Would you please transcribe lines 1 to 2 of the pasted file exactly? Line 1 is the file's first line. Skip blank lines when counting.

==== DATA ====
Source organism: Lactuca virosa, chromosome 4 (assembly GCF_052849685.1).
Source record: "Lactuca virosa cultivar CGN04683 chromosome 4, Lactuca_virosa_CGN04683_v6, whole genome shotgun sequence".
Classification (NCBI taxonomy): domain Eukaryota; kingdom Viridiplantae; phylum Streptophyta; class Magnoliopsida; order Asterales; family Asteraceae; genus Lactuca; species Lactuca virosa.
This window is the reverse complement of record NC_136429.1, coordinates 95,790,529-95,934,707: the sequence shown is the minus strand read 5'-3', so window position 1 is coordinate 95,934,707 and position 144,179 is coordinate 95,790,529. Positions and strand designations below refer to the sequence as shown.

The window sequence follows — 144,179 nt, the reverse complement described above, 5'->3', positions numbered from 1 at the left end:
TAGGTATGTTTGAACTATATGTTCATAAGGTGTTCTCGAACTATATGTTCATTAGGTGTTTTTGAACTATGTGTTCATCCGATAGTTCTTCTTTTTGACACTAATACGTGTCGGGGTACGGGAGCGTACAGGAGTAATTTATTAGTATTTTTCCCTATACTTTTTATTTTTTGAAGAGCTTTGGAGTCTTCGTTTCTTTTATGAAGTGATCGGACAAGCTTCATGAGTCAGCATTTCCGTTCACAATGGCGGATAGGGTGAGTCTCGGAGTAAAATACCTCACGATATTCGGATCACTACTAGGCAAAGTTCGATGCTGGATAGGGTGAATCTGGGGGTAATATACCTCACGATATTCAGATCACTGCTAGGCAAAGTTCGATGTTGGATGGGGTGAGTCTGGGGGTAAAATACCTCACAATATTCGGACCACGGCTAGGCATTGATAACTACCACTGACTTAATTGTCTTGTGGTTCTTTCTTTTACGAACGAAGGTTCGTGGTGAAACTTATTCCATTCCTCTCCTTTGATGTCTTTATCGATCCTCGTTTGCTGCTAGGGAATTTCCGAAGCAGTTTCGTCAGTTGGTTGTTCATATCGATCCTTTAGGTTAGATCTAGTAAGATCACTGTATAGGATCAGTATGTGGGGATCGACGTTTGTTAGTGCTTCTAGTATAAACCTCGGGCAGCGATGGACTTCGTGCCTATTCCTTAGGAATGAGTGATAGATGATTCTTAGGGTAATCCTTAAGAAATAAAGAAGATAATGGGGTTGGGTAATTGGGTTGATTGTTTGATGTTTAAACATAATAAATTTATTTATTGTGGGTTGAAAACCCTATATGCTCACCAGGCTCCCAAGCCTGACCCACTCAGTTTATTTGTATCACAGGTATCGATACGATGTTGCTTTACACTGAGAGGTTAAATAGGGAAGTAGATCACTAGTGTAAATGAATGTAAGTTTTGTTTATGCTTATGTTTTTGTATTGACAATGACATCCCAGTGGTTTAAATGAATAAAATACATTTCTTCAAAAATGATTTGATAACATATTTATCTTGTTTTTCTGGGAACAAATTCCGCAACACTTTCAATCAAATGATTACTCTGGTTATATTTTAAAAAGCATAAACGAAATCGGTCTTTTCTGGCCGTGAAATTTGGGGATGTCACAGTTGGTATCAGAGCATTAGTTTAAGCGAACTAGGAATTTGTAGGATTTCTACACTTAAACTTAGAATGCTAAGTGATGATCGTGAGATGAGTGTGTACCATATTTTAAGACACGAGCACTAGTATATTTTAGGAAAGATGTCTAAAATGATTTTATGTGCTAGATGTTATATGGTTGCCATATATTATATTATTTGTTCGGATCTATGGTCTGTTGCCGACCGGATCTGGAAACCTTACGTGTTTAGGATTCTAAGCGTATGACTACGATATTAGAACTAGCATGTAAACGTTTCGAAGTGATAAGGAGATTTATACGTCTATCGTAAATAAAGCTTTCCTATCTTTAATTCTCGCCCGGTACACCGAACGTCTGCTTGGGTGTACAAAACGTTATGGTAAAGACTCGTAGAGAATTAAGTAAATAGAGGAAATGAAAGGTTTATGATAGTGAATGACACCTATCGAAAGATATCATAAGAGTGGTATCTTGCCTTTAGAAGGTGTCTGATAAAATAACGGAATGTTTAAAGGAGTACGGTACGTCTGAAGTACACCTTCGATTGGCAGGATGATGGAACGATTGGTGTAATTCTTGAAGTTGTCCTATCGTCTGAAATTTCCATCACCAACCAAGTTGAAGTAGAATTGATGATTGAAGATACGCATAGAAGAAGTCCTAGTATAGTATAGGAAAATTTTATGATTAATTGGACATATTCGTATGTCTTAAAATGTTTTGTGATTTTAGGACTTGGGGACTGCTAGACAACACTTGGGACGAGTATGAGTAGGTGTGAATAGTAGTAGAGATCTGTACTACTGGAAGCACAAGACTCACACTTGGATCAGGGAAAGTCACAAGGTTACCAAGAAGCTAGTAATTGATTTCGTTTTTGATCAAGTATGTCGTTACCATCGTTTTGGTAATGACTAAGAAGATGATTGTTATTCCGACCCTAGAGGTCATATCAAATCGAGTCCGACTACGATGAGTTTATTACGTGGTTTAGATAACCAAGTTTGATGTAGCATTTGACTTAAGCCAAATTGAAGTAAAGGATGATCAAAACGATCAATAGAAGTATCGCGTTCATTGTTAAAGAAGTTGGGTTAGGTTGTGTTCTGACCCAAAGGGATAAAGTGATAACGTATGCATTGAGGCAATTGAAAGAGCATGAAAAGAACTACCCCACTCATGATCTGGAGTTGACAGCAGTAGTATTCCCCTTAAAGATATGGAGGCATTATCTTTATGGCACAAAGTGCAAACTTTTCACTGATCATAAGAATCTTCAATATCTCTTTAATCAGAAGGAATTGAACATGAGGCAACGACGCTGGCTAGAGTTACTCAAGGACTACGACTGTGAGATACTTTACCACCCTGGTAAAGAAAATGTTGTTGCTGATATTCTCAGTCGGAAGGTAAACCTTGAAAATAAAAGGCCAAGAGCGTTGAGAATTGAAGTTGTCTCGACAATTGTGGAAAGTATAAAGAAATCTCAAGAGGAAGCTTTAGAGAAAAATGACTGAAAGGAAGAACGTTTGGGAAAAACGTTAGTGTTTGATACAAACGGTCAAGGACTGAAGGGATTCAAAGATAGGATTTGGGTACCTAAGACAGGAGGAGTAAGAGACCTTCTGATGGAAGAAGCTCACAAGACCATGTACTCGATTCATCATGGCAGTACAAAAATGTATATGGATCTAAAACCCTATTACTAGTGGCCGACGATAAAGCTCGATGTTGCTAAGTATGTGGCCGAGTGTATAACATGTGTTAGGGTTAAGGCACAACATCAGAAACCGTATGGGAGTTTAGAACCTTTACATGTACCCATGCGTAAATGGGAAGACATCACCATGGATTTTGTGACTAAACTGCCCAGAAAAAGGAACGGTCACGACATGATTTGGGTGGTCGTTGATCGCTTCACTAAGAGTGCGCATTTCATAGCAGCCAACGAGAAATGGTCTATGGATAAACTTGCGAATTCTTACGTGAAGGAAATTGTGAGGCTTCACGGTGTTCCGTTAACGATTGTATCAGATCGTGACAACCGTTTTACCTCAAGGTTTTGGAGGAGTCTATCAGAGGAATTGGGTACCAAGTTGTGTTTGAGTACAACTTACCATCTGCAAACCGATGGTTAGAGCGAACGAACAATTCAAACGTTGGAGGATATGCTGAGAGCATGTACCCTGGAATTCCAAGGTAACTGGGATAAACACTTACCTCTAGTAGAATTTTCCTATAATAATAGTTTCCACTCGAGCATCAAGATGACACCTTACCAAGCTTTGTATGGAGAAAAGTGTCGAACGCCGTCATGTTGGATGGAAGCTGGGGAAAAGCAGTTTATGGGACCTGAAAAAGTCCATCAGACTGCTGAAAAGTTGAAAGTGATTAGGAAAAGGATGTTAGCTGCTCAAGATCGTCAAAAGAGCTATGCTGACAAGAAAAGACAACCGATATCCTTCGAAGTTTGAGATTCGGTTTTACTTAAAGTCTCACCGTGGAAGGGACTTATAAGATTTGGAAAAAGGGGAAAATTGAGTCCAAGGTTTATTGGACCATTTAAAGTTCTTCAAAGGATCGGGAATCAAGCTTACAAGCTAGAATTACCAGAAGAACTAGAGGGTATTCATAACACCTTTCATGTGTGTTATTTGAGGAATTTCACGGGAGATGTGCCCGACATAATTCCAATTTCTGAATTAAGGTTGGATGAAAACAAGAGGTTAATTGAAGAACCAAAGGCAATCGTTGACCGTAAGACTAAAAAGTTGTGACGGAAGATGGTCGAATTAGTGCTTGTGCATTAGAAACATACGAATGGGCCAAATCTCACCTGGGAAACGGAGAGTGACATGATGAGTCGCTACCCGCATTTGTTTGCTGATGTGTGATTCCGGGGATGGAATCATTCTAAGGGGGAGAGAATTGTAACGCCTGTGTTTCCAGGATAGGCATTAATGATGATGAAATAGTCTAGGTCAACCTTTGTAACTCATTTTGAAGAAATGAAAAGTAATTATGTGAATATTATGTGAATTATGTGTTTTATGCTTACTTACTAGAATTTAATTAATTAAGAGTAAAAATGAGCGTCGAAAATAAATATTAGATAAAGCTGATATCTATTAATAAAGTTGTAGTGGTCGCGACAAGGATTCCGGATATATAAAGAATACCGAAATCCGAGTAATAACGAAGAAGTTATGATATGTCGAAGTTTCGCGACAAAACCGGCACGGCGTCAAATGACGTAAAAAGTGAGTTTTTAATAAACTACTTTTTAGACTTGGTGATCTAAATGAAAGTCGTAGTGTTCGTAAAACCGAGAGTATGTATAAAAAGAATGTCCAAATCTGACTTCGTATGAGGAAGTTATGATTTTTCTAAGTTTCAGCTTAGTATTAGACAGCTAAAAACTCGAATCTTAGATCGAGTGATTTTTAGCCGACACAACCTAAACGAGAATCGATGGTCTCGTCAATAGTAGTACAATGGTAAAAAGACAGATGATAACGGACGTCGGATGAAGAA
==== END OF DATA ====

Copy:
Source organism: Lactuca virosa, chromosome 4 (assembly GCF_052849685.1).
Source record: "Lactuca virosa cultivar CGN04683 chromosome 4, Lactuca_virosa_CGN04683_v6, whole genome shotgun sequence".